Sex & Dating
15 Ways To Save Your Marriage Now
No matter what condition your relationship is in, or how many conflicts you’ve had, the simple truth is that you and your significant other were once in love. Sometimes a relationship is not salvageable and it’s better for both parties to go their separate ways. As they say, “When one door closes, another opens.”
However, many relationships and marriages can be saved. In fact, recent studies suggest that the divorce rate has actually been declining in the last 20 years, according to a new piece in the New York Times’ data blog Upshot.
So, if you believe it’s worth the effort to save your marriage, these strategies can truly make a difference. Provided by psychotherapist and licensed marriage and family therapist Jay P. Granat, Ph.D., founder of Stay In The Zone, here are 15 expert strategies that can improve your relationship.
1. Don’t rush to get married if your courtship is riddled with conflict. A good courtship can lead to a good relationship. A stormy courtship is often a sign of trouble between two people. Consider premarital counseling.
2. Be careful about marrying your first love or your high school sweetheart. You will grow and change a lot in the next 20 years and you may not develop in a compatible manner.
3. Live together before you get married. If cohabitating does not work, your marriage will probably not work out. Conversely, if living together goes nicely, it is a good sign that you may have chosen the right partner.
4. Compromise. Compromise. Compromise.
5. Always let go of small conflicts.
6. Take these signs seriously and know this: Alcoholism, drug abuse, mental illness, infidelity, physical abuse and lying can put a lot of pressure on a marriage.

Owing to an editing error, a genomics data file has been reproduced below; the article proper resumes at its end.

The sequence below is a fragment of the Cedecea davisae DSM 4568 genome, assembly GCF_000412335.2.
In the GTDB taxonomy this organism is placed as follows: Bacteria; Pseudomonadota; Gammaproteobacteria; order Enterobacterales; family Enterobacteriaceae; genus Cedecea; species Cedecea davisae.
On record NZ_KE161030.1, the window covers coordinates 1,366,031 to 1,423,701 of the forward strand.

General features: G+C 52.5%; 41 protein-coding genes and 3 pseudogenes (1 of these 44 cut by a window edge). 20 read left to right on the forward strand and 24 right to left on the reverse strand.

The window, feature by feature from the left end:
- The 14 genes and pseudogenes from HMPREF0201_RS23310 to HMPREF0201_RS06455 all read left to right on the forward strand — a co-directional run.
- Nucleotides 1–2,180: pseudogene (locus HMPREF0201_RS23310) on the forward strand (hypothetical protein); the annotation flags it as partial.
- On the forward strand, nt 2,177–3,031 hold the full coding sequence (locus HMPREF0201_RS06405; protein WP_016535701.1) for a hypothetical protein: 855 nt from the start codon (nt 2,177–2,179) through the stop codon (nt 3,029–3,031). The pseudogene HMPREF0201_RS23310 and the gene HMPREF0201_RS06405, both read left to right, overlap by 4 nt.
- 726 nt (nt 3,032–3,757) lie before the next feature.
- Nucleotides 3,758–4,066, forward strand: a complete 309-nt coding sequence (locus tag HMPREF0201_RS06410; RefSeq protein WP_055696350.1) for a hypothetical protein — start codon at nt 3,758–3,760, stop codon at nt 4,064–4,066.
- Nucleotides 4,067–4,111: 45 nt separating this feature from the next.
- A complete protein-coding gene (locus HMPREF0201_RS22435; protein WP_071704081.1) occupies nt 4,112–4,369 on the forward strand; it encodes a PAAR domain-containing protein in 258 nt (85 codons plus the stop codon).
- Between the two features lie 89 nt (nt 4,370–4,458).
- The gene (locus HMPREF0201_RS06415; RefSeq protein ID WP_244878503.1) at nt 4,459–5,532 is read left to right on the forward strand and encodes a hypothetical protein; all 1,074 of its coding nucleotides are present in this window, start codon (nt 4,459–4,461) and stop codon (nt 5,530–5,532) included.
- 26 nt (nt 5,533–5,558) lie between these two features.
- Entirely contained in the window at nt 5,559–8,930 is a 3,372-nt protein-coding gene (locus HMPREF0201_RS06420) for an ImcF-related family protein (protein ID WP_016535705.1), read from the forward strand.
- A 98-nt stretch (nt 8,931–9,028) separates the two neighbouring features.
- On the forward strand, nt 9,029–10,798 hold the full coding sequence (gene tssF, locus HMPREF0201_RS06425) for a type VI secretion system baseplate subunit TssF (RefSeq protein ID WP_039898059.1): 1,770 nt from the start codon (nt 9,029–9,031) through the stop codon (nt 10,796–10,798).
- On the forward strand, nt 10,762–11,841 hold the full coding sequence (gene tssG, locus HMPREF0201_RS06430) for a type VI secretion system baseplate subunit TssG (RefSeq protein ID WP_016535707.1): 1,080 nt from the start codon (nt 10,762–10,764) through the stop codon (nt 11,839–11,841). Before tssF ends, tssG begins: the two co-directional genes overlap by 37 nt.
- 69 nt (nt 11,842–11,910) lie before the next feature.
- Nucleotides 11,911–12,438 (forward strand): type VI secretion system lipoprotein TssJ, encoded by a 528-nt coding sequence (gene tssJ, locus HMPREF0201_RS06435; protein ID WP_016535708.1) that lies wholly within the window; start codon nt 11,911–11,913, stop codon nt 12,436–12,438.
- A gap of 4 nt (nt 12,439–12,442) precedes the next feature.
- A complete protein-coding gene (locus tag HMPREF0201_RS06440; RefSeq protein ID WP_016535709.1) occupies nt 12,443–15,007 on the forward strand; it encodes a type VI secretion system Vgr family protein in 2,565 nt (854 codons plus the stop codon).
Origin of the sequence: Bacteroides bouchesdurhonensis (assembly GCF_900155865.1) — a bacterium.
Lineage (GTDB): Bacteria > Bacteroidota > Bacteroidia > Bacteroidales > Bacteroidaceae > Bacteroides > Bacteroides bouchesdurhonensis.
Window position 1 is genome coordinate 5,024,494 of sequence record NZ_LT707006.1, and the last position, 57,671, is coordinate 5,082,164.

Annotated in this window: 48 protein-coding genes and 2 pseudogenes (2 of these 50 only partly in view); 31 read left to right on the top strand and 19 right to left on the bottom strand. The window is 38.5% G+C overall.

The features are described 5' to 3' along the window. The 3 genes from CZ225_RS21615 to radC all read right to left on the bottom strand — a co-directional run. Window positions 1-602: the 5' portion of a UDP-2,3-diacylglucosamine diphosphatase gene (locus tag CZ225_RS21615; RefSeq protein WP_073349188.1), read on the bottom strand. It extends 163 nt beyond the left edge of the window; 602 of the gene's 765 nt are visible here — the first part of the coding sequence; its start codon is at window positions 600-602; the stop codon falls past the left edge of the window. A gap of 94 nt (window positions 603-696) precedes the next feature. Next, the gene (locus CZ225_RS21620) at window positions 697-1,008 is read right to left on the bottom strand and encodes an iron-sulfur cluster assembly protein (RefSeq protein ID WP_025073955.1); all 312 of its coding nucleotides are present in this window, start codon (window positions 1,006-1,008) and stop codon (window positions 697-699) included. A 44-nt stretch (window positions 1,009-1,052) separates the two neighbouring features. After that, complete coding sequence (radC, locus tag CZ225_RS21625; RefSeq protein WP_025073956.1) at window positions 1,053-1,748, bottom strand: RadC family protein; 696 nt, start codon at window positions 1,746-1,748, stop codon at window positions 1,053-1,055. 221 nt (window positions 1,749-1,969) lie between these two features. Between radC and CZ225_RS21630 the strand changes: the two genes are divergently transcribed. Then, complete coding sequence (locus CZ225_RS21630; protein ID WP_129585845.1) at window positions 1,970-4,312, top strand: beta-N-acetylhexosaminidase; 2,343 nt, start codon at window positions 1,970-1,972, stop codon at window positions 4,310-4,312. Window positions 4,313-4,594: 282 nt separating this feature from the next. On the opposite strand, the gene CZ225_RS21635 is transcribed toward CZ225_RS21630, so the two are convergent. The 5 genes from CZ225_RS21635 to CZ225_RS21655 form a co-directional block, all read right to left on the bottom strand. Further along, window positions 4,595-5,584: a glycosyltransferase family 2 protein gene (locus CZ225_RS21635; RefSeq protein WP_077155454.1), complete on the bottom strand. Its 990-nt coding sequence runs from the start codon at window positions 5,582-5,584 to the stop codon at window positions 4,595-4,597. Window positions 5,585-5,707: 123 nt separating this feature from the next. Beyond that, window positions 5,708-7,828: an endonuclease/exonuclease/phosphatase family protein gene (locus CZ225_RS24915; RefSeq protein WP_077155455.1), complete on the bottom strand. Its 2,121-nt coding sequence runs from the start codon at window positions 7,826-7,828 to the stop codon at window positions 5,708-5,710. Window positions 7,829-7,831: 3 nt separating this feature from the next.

7. Try to get on the same page or a compatible page as often as you can.
8. Remember, you did not say “I do” to your in laws. You and your spouse are what your marriage is really about. Most of the time, you need to put your relationship first.
9. At times, it is best to just “let things be.”
10. Sometimes, these two magical words can help: “Yes, dear.”
11. Ask and discuss. Never demand.
12. Make time for intimacy at least once or twice a week.
13. Conflicts around parenting are quite common. Try to blend your parenting styles. Usually one parent is more of a disciplinarian than the other one is. The other parent may be a bit more flexible regarding discipline. Somewhere in the middle is probably right.
14. Avoid the silent treatment. Some couples withdraw from each other when angry or hurt. Living in this distant silence for an extended period of time is painful and unhealthy. Try to resolve conflicts efficiently.
15. Always maintain a sense of humor. You and your relationship will need it.
Jay P. Granat, Ph.D. is a psychotherapist and licensed marriage and family therapist. He has developed a three-hour one-day boot camp for couples who want to improve their relationships. He can be reached via e-mail at firstname.lastname@example.org.